and masterminded the Zenger defense. Alexander’s chief conviction was
“Freedom of speech is a principal pillar in a free government: when this
support is taken away, the constitution is dissolved and tyranny is erected
on its ruins.”
The original Constitution did not contain a bill of rights because the
convention delegates felt that individual rights were in no danger and
would be protected by the states. However, the lack of a bill of rights
was the strongest objection to the ratification of the Constitution.


Less than a decade after the Bill of Rights had been adopted it met
its first serious challenge. In 1798, there was a threat of war with
France and thousands of French refugees were living in the United States.

Many radicals supported the French cause and were considered “incompatible
with social order.” This hysteria led Congress to enact several alien and
sedition laws. One law forbade the publication of false, scandalous or
malicious writing against the government, Congress or the President. The
penalty for this crime was a $2,000 fine and two years in prison.


The public was enraged at these laws. Thomas Jefferson and James
Madison pleaded for freedom of speech and the press. The alien and
sedition laws became a prime issue in the presidential election of 1800.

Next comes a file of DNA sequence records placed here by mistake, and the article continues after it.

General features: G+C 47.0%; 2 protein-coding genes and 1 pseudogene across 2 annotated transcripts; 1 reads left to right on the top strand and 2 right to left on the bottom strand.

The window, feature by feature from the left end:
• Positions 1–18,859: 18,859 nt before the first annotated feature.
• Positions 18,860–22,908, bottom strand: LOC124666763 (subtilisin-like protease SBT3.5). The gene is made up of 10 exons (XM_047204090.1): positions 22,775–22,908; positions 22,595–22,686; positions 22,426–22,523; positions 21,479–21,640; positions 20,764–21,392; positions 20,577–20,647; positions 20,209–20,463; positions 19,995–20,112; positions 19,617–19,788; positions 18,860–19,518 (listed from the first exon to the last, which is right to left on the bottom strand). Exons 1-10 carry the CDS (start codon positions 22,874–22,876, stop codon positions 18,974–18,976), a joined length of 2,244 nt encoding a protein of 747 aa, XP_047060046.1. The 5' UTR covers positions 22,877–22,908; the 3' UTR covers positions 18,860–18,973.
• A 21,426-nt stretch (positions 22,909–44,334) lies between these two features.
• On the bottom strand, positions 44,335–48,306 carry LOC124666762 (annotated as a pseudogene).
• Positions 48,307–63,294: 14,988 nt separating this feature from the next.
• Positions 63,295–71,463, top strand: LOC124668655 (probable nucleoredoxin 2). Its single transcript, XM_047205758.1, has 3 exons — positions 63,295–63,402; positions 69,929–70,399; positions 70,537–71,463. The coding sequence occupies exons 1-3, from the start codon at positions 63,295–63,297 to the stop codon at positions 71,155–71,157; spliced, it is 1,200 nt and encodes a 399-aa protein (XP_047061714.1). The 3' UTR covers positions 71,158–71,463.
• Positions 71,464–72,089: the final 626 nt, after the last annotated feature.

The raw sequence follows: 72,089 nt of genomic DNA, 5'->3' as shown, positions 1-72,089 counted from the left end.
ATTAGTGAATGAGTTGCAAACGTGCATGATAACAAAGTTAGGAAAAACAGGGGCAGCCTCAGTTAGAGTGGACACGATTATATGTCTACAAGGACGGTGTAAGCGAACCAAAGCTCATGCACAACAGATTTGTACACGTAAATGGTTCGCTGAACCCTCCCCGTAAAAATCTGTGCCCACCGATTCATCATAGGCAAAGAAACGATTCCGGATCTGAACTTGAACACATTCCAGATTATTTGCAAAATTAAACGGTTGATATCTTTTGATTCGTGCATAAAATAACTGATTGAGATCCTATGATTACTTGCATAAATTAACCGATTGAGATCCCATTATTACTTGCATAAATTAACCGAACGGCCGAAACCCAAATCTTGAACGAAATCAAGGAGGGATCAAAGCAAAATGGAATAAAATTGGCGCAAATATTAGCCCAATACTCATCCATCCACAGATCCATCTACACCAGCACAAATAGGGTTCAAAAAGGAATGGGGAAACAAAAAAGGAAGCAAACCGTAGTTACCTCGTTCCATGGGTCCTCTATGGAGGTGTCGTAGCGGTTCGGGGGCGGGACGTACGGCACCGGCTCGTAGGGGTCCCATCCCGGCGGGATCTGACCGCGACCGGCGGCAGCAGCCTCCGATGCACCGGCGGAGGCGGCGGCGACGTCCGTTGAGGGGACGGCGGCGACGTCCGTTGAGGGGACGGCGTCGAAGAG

Soon after Jefferson was elected, the Sedition Act expired and those who
had been convicted under it were immediately pardoned.


The next attack on the First Amendment occurred in 1835. President
Andrew Jackson proposed a law that would prohibit the use of mail for
“incendiary publications intended to instigate the slaves to insurrection.”
John C. Calhoun of South Carolina led a special committee that opposed the
proposal on grounds that it conflicted with the First Amendment. The
proposal was defeated because it was a form of censorship.


The next violation of the principles contained in the First Amendment
came on January 2, 1920. Under the direction of A. Mitchell Palmer,
Woodrow Wilson’s Attorney General, about 500 FBI agents and police raided
3,000 Russians and other European immigrants, looking for Communists to
deport. The victims were arrested without warrants, homes were ransacked,
personal property was seized, and they were hauled off to jail.


An even more vicious episode was known as “McCarthyism,” an incident
in the 1950’s when Senator Joseph R. McCarthy of Wisconsin proclaimed that